Buildings in Wellow

Embley Park

The north-east part of Wellow has been known as Embley since before the Norman Conquest, and “Emelei” has a separate entry in the Domesday Book.  An estate in this area came into the possession of the Kirkby family before 1500.  They, and the Ashley family, who inherited the estate through marriage, were responsible for building a substantial red-brick house here during the 16th and 17th centuries, so that by the time it was offered for sale in 1754 it was described as a mansion.  The next owner, John Thorpe, enlarged the surrounding estate and planted more woods.  Through the marriage of his daughter Frances to Sir William Heathcote the estate passed to the Heathcote family who enlarged the mansion house and greatly enlarged and developed the parkland and woods of the estate.  Sir William also purchased the manors of East and West Wellow, including a number of farms, from the heirs of the Duke of Chandos, making a substantially enlarged estate.

 

 

 

 

Family circumstances forced the executors of Sir Thomas Heathcote to sell the estate in 1825.  It was bought by William Edward Nightingale as a home for his wife and 2 daughters, the younger being the 5-year old Florence.  The house was deemed to be too small, so it was further extended by adding the western part with larger reception rooms and more bedrooms.  Apart from tours abroad and other visits Florence lived through her childhood and early adult life at Embley, more or less until she was called to lead a party of nurses to Scutari during the Crimean War.   The family lived there until William died in 1874 and the entailed estate passed to his sister Mary Smith.

In 1895 the estate was bought by Archibald Coats, whose daughter Helen and her husband Major F. Spencer Chichester inherited it and lived there, making alterations and additions to the building on the north side.  When they sold the estate by auction in 1920, many of the outlying farms were sold separately, often to the farmers who had leased them.  This left a smaller estate and farm around the main mansion at the centre of Embley Park.  A further sale in 1941 diminished the estate further, the house having been requisitioned for use by the Southampton Dock and Harbour Board during the war. 

 

After the war, the house was converted in 1946 to Embley Park School, a boarding school for boys between the ages of 11 and 18.  In 1996, the school joined with an all-girls school based in Romsey, formerly known as La Sagesse Convent. It then consisted of a junior school (ages 3–11), a senior school (ages 11–16), and a sixth-form college (ages 16–18).

 

This grew and developed and in September 2005, the amalgamation of Embley Park School with The Atherley Girls School, Southampton (together with its associated preparatory school, Grove Place), formed Hampshire Collegiate School, part of the United Church Schools Trust, as a coeducational day and boarding school for pupils from three to 18 years of age. For the first year of its existence, although under common ownership with a single governing body and principal, the two schools continued to function on their own sites. The schools came together in September 2006 on the Embley Park site, on which a new junior school had been built and the senior school buildings had been substantially extended.  In September 2019 the school was renamed Embley.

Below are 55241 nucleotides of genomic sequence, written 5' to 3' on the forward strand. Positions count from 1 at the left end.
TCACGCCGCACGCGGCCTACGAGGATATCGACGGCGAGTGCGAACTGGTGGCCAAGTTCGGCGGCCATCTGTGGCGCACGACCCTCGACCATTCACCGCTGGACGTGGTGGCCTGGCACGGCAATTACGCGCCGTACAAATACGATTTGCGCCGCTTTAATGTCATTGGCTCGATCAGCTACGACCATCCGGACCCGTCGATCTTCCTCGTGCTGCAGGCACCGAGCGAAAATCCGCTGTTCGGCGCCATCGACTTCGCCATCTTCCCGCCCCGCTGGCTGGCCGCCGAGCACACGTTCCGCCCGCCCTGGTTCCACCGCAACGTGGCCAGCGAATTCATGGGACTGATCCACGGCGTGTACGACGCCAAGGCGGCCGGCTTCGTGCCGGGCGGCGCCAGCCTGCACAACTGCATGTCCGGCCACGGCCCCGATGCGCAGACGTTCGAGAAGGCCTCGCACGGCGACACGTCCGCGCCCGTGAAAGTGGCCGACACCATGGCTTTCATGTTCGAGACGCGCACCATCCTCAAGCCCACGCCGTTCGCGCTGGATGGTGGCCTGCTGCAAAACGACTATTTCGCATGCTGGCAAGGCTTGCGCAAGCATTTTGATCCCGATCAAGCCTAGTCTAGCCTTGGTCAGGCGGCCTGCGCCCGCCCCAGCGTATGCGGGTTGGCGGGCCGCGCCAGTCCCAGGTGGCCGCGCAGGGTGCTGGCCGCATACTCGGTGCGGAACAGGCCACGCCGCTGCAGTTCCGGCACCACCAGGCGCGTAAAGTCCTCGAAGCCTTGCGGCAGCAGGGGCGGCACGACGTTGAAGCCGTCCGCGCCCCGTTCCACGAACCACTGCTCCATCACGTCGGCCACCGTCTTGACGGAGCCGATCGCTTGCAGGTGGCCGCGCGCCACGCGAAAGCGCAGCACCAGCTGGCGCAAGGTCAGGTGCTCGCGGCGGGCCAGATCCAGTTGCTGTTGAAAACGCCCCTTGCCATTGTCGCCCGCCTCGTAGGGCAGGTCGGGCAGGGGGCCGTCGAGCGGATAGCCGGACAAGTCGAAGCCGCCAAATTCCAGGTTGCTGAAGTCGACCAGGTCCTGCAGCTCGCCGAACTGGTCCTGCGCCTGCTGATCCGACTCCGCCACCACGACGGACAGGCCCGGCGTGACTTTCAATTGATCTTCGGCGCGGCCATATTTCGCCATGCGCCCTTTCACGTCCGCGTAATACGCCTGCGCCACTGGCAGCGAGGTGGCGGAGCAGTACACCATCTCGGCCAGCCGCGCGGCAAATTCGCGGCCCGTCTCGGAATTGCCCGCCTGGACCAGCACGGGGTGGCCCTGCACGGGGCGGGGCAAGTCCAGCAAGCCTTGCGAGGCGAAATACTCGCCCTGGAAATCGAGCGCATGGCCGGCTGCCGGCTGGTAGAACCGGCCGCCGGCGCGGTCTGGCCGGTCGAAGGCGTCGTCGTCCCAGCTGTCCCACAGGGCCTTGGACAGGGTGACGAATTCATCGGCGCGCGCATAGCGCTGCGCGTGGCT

St. Margaret's Church

This flint-walled building has features of architecture and decoration that indicate an early 13th century construction, and it is believed that a (re-)consecration of the Church took place in 1215, although documentary evidence is lacking.  The form of the window surrounds and some of the medieval wall paintings are consistent with such a date.  We know that the Church and some estates in the village were given to support the establishment of the Abbey at Netley in 1242.

However, excavations within the Church during the installation of a new heating system in the early 1980s revealed the outlines of the foundations of an earlier rectangular building, believed from other evidence to have been a Saxon Church built not later than the early 10th century.  These foundations were deeper and more substantial than those of the later extensions of the building of 13th century style.  The Early English additions comprised a westward extension of the nave and a chancel to the east.  A small south aisle was added in the late 16th century and a vestry in the mid-nineteenth century.  The roof is tiled and there is a small wooden belfry.  There are three bells, one from the early 15th century and two more from the Salisbury foundry installed early in the 18th century.